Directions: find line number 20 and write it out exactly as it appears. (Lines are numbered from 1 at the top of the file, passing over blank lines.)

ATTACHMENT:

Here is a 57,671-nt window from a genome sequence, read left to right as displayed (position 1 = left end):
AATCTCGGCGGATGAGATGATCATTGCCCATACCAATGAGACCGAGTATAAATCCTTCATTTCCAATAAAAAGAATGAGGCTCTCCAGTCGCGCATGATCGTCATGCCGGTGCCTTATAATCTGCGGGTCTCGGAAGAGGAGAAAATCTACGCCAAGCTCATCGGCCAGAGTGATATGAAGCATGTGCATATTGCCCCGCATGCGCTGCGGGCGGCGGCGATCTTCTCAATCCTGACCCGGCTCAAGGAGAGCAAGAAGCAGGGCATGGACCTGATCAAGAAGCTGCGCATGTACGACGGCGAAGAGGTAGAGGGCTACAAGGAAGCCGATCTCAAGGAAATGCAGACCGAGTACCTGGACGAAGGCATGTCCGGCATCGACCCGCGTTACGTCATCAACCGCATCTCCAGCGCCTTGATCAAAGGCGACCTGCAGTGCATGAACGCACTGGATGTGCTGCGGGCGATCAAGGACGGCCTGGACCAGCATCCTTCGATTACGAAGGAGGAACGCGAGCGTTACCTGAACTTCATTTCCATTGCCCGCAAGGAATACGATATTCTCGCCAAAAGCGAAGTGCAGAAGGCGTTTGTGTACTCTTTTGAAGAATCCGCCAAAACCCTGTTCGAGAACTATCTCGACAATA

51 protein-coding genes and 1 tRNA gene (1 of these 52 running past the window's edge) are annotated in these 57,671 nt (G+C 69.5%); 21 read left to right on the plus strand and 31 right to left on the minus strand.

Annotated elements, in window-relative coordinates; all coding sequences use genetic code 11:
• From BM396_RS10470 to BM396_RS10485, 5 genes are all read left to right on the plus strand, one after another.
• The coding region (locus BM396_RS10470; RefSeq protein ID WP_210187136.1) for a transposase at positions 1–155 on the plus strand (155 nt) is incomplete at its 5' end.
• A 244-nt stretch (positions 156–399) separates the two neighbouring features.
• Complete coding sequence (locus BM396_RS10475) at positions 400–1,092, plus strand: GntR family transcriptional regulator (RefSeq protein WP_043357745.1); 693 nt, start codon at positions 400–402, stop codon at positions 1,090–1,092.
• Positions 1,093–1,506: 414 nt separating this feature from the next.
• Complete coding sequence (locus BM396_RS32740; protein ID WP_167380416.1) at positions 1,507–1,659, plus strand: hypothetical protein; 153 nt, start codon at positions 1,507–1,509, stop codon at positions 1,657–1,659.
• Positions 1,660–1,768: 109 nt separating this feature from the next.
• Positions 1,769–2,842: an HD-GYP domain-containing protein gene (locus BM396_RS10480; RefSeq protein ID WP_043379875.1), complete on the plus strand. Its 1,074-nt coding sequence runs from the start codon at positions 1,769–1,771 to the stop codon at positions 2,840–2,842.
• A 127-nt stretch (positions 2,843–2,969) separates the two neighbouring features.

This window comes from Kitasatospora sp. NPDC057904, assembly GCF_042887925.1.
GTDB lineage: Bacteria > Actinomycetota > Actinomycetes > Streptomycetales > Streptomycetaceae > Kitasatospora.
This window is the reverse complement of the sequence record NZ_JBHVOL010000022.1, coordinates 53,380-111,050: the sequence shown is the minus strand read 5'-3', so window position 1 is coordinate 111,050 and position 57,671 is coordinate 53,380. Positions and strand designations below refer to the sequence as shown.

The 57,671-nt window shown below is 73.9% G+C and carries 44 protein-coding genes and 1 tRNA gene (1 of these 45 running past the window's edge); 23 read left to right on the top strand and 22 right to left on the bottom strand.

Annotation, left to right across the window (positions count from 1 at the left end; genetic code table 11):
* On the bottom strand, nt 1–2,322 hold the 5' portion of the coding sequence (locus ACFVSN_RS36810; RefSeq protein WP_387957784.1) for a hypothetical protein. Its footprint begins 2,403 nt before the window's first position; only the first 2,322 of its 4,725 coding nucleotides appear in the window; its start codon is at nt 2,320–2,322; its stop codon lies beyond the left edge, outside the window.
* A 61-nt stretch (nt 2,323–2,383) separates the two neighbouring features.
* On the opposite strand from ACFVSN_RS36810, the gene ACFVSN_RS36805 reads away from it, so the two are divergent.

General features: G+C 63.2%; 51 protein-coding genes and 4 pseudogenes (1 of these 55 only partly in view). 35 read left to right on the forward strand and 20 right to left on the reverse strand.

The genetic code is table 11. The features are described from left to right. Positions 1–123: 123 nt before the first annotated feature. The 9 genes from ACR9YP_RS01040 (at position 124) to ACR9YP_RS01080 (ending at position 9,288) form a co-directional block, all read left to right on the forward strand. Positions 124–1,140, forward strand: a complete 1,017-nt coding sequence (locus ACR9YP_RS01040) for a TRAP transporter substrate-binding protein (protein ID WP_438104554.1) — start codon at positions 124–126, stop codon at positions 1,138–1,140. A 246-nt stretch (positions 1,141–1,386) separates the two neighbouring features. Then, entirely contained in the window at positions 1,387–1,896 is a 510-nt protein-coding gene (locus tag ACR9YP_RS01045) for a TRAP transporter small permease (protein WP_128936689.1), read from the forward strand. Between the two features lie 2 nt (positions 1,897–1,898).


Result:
* A 61-nt stretch (nt 2,323–2,383) separates the two neighbouring features.